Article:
The AHA’s PEARS (Pediatric Emergency Assessment, Recognition and Stabilization) Course has been updated to reflect science in the 2015 AHA Guidelines for CPR and ECC. In this classroom-based, Instructor-led course, students learn how to use a systematic approach to quickly assess, recognize the cause, and stabilize a pediatric patient in an emergency situation.
During PEARS, students interact with real patient cases, and realistic simulations and animations to assess and stabilize pediatric patients experiencing respiratory and shock emergencies, and cardiopulmonary arrest. PEARS prepares students to provide appropriate lifesaving interventions within the initial minutes of response until a child can be transferred to an advanced life support provider.
Who should take this course?
The AHA’s PEARS Course is designed for healthcare providers and others who might encounter pediatric emergency situations during their work, including:
- Physicians and nurses not specializing in pediatrics
- Nurse practitioners
- Physician assistants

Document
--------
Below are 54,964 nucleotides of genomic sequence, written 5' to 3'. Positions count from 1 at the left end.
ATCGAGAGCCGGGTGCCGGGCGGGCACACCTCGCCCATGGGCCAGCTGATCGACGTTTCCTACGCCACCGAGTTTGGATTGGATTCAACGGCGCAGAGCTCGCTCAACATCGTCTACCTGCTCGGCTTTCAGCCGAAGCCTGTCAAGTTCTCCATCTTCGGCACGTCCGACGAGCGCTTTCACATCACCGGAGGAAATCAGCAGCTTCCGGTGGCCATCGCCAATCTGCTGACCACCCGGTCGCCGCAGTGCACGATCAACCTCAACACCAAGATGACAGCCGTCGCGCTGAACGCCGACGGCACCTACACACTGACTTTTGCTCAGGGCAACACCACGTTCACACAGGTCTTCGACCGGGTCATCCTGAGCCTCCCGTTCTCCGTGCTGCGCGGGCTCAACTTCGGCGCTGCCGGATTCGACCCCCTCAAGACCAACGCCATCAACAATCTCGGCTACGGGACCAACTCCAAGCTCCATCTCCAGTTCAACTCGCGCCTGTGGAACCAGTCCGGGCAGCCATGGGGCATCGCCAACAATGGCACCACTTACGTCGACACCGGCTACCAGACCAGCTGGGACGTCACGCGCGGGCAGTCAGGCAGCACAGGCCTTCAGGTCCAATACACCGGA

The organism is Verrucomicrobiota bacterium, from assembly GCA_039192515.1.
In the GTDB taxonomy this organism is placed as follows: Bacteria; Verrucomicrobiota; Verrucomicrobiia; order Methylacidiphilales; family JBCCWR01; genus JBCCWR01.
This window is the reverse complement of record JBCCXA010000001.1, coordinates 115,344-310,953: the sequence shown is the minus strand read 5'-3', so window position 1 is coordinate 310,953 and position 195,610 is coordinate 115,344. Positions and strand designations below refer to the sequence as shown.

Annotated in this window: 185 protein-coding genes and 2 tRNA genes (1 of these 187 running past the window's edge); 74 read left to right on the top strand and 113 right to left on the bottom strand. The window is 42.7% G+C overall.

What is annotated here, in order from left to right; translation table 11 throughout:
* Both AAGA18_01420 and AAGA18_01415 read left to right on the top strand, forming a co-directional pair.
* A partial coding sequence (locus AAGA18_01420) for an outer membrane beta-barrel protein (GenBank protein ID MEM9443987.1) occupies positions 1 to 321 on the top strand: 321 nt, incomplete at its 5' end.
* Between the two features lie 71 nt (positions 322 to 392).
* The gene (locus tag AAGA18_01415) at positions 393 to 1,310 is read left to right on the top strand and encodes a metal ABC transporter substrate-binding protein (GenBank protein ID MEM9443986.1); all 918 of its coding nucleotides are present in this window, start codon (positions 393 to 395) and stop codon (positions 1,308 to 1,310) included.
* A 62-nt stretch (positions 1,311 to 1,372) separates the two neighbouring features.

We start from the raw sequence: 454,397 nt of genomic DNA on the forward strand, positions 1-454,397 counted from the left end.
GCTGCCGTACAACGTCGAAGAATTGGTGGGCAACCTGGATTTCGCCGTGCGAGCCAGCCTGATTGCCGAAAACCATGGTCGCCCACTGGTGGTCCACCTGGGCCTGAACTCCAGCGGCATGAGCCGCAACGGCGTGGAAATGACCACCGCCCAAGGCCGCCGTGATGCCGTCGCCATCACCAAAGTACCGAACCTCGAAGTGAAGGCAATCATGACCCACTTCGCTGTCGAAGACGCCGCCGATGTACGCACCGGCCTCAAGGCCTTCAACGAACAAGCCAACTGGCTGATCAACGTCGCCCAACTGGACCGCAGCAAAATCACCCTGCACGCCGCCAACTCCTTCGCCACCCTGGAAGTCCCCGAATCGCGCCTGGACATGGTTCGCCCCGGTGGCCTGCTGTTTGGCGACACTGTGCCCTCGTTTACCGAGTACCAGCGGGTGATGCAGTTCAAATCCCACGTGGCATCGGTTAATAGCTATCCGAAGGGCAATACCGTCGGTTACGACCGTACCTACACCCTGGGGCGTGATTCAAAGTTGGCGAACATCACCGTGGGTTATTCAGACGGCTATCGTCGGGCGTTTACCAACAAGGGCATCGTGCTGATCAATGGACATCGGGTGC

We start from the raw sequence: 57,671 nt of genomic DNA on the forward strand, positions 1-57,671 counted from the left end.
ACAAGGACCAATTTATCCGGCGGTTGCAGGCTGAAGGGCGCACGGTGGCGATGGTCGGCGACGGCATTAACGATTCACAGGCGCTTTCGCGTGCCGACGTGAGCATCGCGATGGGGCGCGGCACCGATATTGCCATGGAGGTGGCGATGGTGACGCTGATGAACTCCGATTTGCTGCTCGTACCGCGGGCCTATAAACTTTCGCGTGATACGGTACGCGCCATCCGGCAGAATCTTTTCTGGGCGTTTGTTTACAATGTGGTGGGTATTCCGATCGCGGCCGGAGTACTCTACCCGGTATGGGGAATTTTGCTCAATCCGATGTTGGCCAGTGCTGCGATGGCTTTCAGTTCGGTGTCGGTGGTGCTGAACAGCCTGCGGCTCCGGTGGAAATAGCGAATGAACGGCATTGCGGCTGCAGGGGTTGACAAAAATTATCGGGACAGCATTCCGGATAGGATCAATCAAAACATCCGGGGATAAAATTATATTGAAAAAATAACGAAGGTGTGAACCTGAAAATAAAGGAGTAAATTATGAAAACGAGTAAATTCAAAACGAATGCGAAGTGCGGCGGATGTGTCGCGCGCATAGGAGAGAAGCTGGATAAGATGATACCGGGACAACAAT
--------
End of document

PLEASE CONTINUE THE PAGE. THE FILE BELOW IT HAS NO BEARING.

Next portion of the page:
- Respiratory therapists
- Prehospital and in-facility healthcare providers (outside of critical-care areas)
- Outpatient clinic staff
- School-based providers
- Any other healthcare provider who infrequently sees critically ill or injured infants and children
What does this course teach?
- Systematic pediatric assessment
- Recognition and stabilization of respiratory emergencies
- Recognition and stabilization of shock emergencies
- Recognition and stabilization of cardiopulmonary arrest
- Resuscitation team concept
Course Completion Card
Students who successfully complete the PEARS Course will receive a PEARS Provider course completion card (print or eCard), valid for 2 years. Course completion requirements include:
- Active participation in the case discussions
- Active participation in the rescue breathing skills station and cardiac arrest case simulations
- Pass the skills tests in 1- and 2-rescuer child BLS with AED and 1- and 2-rescuer infant BLS
- Pass the video-based written exam with a minimum score of 84%